• It also results in the release of pro-inflammatory cytokines such as IL-2
  • Release of IL-2 stimulates CD8+ T-cells, leading to proliferation of cytotoxic T-cells

;

Biochemical Pathway of CD4+ T-cell activation

Binding of MHC II to alpha and beta chain of CD4+ T cell receptor complex

;

Signal transduction by the CD3 molecule

;

[Ca2+]i increases

;

Calcineurin becomes activated

;

Calcineurin dephosphorylates NFAT

;

NFAT influences the transcription of IL-2 genes

;

IL-2 is produced and binds to mTOR, activating it

;

mTOR activation results in the transition of G1 to S

;

S to G2, then mitosis, resulting in proliferation of T-cells

Antilymphocyte Globulin (ATG)

  • A polyclonal antibody
  • Prepared by incoluating rabbits or horses with human lymphocytes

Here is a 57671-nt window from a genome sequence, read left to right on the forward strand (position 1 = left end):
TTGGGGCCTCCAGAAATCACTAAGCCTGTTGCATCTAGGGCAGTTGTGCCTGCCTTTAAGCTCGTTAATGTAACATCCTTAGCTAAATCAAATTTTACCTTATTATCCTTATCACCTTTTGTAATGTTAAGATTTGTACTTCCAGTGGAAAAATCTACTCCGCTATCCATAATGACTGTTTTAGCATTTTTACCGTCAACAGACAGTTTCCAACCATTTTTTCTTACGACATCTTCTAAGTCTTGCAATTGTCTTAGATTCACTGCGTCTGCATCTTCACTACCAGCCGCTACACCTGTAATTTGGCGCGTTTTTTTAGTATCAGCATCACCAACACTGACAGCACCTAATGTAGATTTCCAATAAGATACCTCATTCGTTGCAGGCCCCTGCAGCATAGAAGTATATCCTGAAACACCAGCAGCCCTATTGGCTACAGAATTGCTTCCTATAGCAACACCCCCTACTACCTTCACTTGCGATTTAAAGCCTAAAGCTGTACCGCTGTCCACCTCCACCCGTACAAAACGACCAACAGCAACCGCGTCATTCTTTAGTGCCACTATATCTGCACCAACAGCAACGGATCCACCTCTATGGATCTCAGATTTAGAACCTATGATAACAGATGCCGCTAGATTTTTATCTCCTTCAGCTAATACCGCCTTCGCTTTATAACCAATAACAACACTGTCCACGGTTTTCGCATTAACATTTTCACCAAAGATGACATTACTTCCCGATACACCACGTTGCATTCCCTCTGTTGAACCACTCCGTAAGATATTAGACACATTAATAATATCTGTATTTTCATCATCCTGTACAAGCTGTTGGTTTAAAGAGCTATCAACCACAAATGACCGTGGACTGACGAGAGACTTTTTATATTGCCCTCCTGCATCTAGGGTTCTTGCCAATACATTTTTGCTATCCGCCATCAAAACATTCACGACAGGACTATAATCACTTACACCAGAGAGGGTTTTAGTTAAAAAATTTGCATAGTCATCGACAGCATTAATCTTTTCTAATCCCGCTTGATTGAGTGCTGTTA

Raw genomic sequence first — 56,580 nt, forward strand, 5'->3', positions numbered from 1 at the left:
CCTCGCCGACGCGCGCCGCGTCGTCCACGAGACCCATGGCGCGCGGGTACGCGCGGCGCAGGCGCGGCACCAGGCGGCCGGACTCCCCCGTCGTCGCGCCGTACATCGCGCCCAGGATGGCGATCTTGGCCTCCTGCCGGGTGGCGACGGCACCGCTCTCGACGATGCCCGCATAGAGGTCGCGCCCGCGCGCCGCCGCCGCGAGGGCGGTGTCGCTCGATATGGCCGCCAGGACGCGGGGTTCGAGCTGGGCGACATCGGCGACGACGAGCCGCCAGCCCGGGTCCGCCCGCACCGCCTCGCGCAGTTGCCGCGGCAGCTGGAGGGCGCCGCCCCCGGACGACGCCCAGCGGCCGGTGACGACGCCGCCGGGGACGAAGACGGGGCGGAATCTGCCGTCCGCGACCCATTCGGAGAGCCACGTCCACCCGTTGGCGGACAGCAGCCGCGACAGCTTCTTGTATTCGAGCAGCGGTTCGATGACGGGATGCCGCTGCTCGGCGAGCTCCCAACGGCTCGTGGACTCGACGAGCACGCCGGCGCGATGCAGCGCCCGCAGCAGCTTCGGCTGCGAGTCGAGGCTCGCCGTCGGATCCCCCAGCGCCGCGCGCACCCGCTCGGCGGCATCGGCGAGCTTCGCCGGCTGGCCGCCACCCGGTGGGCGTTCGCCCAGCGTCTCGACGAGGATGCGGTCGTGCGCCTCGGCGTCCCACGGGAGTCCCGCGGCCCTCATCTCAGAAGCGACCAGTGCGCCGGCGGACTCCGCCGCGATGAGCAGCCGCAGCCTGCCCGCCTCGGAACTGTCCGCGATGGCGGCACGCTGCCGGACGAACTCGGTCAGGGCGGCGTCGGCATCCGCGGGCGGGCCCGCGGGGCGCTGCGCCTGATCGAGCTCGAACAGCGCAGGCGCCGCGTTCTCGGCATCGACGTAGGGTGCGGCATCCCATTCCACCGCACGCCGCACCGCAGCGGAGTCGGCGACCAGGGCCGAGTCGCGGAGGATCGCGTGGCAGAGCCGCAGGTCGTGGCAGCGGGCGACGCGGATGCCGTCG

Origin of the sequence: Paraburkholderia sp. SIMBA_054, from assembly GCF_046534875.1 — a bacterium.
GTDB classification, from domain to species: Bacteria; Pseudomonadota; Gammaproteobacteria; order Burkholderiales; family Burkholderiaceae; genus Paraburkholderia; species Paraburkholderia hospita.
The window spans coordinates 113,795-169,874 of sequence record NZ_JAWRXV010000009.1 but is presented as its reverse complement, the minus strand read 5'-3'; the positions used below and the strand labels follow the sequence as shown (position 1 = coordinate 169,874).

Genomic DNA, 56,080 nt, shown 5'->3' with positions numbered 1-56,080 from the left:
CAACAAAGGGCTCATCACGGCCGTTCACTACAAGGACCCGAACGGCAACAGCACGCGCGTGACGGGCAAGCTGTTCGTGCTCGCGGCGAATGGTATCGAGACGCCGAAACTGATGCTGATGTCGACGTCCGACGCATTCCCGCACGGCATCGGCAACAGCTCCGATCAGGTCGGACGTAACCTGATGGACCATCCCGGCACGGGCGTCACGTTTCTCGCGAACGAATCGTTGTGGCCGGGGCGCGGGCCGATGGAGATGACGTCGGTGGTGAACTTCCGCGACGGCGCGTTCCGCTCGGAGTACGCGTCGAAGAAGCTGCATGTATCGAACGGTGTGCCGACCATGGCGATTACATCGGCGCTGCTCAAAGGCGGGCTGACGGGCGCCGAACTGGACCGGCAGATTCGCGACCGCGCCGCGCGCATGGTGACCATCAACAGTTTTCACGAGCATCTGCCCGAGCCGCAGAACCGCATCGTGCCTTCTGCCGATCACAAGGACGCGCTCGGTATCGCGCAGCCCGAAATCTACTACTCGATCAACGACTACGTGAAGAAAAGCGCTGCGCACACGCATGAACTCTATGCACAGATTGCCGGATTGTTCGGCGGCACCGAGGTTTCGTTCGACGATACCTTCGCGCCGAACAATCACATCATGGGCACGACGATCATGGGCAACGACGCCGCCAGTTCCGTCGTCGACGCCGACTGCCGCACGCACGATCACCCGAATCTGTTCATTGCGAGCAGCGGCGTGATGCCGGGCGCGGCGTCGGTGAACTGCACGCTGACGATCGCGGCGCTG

• The horses and rabbits produce antibodies (IgG) against these lymphocytes and eventually are collected and purified
  • The purified IgG fraction contains antibodies directed against many cell surface molecules expressed on T-lymphocytes (CD2, CD3, CD4, CD8, etc.)

;

Antilymphocyte Serum (ALS)

  • A polyclonal antibody
  • Prepared by incoluating rabbits or horses with human lymphocytes
  • The horses and rabbits produce antibodies (IgG) against these lymphocytes and eventually are collected and purified
  • The purified IgG fraction contains antibodies directed against many cell surface molecules expressed on T-lymphocytes (CD2, CD3, CD4, CD8, etc.)

;

Problematic Effects of Polyclonal Antibodies

  • First dose reaction (febrile)
  • Antibodies can be made against polyclonal antibodies — this prohibits multiple dosing
  • There is variability from batch to batch in preparation potency and product properties

Monoclonal Antibody Nomenclature

Target

  • Tu = tumors
  • Li = immune system

Source

  • O = mouse
  • A = rat
  • Zu = human
  • Xi = chimeric

Mab = denotes monoclonal antibody

CD3

  • Part of the T-cell receptor complex